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UK Osborne statement


Dec 4 2014, 9.05am GMT


As George Osborne gave his statement yesterday on the state of the UK economy and future fiscal policies, the FTSE100 and GBP rose.

UK100 [FTSE100] climbed from 6714 to 6734.25 over the course of yesterday only to lose those gains.

MT4 chart: UK100

ftse 100 on stock.com

GBPUSD: Despite the strength of the dollar, sterling made slight headway from 1.5684 to 1.5717, only to fall again to 1.5673. Volatility in sterling is expected today as the market waits for the UK interest rate figures.

MT4 chart: GBPUSD

GBPUSD on stock.com

EURGBP: The euro fell against sterling slightly though this may be due to the volatility on the euro with the market anticipating the ECB meeting today and decisions on additional QE.

MT4 chart: EURGBP

eurgbp on stock.com

GBPJPY: Sterling found a small amount of ground against the yen rising from 186.278 to 187.967.

MT4 chart: GBPJPY

gbpjpy on stock.com

Major issues such as tax revenue from banks and foreign companies, plus stamp duty were all highlighted in George Osborne’s autumn statement.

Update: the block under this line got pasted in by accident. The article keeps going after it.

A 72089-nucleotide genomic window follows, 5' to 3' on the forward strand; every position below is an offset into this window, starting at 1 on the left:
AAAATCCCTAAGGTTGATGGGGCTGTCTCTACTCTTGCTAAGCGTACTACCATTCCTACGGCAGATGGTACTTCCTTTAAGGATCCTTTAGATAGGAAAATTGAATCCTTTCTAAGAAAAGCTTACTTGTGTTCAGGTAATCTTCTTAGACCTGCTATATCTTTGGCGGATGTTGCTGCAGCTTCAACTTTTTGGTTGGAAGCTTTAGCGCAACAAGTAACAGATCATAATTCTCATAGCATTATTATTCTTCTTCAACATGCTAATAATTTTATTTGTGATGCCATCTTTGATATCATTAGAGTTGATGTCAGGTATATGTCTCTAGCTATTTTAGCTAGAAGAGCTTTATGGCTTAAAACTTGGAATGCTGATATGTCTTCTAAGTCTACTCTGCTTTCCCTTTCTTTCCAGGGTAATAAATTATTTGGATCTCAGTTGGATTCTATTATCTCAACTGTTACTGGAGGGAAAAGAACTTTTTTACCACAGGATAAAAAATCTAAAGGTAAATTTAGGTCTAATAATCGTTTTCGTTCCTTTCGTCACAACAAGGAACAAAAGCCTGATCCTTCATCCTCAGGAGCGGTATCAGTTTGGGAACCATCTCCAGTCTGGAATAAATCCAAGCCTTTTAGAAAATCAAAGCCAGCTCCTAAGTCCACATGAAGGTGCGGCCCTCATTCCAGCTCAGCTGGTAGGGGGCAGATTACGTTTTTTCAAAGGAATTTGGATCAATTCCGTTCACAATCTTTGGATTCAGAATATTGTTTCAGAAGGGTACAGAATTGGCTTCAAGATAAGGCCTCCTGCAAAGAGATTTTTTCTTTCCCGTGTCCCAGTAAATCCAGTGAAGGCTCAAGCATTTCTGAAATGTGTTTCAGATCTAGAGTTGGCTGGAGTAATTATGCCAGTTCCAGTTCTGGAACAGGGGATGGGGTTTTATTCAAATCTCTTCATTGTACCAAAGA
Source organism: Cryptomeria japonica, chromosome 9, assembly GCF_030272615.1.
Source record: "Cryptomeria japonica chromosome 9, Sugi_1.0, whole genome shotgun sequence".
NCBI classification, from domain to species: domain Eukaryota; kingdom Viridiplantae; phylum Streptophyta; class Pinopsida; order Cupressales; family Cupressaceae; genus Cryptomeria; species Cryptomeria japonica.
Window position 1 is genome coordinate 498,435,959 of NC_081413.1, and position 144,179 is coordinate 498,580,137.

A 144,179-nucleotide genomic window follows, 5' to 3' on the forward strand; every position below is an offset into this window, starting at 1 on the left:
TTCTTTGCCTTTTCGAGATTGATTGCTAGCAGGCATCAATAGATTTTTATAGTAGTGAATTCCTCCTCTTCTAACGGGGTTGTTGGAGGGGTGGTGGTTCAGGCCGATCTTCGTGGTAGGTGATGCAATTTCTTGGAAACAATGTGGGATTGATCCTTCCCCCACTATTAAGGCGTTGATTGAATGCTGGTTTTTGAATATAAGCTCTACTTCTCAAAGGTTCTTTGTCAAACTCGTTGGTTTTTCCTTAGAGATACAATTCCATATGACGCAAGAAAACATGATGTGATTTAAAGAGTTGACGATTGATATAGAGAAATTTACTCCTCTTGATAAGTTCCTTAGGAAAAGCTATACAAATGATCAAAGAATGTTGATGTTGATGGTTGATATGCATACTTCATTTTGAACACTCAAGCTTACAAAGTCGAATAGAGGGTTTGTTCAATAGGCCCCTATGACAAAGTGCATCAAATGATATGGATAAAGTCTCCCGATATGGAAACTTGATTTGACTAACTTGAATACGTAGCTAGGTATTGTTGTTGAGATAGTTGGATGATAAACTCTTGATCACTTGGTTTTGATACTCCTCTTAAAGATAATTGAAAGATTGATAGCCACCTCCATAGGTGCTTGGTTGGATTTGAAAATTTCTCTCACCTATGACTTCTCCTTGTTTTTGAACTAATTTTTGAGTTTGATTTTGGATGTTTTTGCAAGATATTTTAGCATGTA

Banks will not be able to use losses made in the crisis to offset future tax, thereby raising approximately £3.5 billion in additional tax over the next five years. This is in additional to the £5 billion raised from the bank levy since its introduction in 2011. Lloyds bank, being partly state-owned will be impacted the most as it currently holds £5 billion of UK net deferred tax assets. Lloyds lost nearly 1% on shares on the news, falling from 80.87 to 79.56.

MT4 chart: Lloyds

lloyds on stock.com

The UK budget deficit is forecast to be 5 percent of output this year and analysts predict that this afternoon’s meeting on interest rates will see no change and the rate will stay at 0.5%. Osborne had a few sweeteners to entice voters at the May 2015 elections such as £1 billion to be raised from stamp duty on houses over £970,000, a new tax regime for foreign companies who currently benefit under the double-tax treaty, and new taxes on non-domicile residents. However, the forecast for tax revenues is £23 billion lower than expected even though Osborne announced £19 billion lower government spending. The Chancellor advised voters to stay on course for prosperity, but he also acknowledged external factors such as the weak Eurozone economy and the strong dollar as elements that may hold the UK economic recovery back.

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